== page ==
previous_method = result.last
      previous_line   = previous_method ? previous_method[:start_line] : 99999

      result << entry.merge(lines: entry[:start_line]..previous_line)
    end

    # Next, we find the method we are interested in
    method = with_lines.find {|entry| entry[:name] == method_name }

    # And return only the information we need
    [method[:file], method[:lines]]
  end
end

When we try to execute the defined method, we get the following result:

irb(main):114:0> Guardian.instance_method_info(Work, :execute)
=> ["/Users/andrei/Play/alisnic.github.com/test.rb", 19..24]

Awesome! We have the range of lines where the method is defined, let’s write the final test script:

# test.rb

module Guardian
  def self.ensure_method_called!(location)
    unless caller.any? {|line| line.include?(location)}
      raise ArgumentError.new("nice try lol")
    end
  end

  def self.ensure_instance_method_called!(klass, method_name)
    file_name, source_lines = instance_method_info(klass, method_name)

    is_method_called = caller.any? do |frame|
      file, line = frame.split(":")[0..1]
      file == file_name && source_lines.include?(line.to_i)
    end

    raise ArgumentError.new("nice try lol") unless is_method_called
  end

  def self.instance_method_info(klass, method_name)
    # same code as above
  end
end

class Foo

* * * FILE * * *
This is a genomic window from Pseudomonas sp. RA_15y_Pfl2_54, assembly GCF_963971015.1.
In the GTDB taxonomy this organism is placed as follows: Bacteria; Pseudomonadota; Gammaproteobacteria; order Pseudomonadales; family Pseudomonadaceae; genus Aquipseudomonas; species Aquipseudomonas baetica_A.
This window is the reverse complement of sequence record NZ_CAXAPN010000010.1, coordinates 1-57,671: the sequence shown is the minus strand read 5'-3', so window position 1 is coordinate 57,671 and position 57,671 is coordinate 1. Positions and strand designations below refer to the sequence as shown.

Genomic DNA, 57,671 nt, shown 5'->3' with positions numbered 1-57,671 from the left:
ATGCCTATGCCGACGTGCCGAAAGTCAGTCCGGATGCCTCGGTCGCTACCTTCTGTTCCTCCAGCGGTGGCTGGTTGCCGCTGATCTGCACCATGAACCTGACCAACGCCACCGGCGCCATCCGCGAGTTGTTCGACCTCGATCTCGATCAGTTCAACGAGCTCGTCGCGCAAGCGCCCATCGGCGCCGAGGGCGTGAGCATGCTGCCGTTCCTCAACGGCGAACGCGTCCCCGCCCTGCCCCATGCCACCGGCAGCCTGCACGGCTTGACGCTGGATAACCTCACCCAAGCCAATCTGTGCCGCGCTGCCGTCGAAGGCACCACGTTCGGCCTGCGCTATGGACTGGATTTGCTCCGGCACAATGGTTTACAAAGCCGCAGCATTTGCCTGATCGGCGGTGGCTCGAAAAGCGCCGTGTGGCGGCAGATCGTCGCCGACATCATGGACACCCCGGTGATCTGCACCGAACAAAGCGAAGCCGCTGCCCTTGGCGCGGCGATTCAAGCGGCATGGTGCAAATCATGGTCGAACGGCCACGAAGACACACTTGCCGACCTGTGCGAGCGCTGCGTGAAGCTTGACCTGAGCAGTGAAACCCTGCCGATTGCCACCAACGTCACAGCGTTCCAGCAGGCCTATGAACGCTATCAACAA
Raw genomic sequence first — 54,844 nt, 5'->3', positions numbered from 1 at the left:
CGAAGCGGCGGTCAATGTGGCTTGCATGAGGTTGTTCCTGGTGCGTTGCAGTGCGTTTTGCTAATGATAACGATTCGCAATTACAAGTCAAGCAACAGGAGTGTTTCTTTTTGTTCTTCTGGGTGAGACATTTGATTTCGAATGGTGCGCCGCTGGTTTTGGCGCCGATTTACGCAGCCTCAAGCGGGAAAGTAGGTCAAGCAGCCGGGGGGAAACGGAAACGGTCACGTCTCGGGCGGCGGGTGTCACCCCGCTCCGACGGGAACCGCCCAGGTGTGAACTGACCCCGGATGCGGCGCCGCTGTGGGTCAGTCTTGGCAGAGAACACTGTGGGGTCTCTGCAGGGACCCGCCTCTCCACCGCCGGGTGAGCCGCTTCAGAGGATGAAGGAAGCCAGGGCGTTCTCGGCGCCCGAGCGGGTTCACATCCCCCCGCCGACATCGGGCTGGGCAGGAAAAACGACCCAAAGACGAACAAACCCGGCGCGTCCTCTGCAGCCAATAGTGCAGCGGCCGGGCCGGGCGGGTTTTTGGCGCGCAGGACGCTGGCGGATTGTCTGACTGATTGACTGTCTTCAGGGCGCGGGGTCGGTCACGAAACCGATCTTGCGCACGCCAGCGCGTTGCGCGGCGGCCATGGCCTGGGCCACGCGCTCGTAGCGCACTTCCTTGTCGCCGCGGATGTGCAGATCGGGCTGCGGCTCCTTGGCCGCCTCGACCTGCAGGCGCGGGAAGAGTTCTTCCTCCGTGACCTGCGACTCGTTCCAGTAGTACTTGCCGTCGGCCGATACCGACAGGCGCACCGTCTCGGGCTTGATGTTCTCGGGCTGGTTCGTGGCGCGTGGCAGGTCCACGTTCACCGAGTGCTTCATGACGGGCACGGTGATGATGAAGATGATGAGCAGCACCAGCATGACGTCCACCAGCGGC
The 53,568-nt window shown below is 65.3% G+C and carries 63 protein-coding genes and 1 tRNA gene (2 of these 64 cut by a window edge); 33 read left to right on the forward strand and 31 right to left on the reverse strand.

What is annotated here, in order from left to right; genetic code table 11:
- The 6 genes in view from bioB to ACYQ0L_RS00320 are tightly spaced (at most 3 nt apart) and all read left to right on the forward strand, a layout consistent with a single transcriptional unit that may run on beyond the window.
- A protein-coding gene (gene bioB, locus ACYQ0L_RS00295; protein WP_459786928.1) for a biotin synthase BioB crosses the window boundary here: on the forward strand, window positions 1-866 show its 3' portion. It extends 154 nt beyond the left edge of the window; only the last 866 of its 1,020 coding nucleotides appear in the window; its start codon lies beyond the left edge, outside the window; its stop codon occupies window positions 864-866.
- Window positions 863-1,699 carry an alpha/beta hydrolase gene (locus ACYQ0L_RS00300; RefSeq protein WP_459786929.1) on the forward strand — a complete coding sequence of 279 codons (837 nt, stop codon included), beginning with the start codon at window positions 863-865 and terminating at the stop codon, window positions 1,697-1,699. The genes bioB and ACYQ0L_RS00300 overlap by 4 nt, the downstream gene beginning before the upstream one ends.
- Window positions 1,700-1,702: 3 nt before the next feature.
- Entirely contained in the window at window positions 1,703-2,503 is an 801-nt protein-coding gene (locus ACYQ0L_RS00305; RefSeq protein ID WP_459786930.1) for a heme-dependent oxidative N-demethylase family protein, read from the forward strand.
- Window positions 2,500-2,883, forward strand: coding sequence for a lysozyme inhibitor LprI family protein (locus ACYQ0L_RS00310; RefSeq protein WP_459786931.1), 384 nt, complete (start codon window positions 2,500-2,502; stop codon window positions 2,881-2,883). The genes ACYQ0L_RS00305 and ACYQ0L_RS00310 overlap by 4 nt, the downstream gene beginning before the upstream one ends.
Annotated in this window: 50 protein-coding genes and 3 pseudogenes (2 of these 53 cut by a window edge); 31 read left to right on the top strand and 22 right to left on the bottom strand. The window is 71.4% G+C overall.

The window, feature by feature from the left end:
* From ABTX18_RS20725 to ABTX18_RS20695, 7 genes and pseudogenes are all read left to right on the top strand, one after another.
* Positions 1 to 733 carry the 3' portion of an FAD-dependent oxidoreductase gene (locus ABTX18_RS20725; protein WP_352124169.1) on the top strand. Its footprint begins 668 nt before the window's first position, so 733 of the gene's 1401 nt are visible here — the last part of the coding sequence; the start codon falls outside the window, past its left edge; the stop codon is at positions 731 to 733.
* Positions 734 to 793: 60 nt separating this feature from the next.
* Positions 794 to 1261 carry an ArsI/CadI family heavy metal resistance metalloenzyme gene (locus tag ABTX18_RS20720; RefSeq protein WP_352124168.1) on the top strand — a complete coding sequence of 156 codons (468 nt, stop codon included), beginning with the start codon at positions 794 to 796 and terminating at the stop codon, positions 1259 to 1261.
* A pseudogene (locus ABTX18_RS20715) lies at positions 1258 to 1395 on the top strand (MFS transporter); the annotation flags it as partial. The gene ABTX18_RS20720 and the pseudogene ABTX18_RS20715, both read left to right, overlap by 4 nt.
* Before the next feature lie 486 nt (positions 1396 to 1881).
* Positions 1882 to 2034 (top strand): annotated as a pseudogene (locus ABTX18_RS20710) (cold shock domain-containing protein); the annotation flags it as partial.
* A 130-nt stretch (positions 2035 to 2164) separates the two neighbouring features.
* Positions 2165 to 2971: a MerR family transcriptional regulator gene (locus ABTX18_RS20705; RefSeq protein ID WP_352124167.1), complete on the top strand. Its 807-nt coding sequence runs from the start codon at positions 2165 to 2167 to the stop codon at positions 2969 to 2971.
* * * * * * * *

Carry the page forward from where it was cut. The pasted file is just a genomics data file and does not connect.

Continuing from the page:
def bar
    Guardian.ensure_instance_method_called!(Work, :execute)
    "bar"
  end
end

class Work
  def execute
    # calling Foo.new.bar here should work
    Foo.new.bar + " from execute"
  end

  def other_method
    # calling Foo.new.bar here should raise error
    Foo.new.bar
  end
end

puts Work.new.execute
puts Work.new.other_method

When we will execute it, it will work as expected:

$ ruby test.rb
bar from execute
test.rb:18:in `ensure_instance_method_called!': nice try lol (ArgumentError)
        from test.rb:66:in `bar'
        from test.rb:79:in `other_method'
        from test.rb:84:in `<main>'

        shell returned 1

So there you go, we have a half-baked solution for a problem that barely exists! That was fun! In all seriousness, if we were to implement this properly, we would take a different approach. There is a category of tools that are perfectly aware of what code calls what functions - profilers. So a “production” implementation of this task would be to use a ruby tracing function to track function calls.

Here’s a link to a gist with the whole source in case you want to play with it: https://gist.github.com/alisnic/1ccc6e1357e0365ee4ed8655f2e1d7dd

Related Posts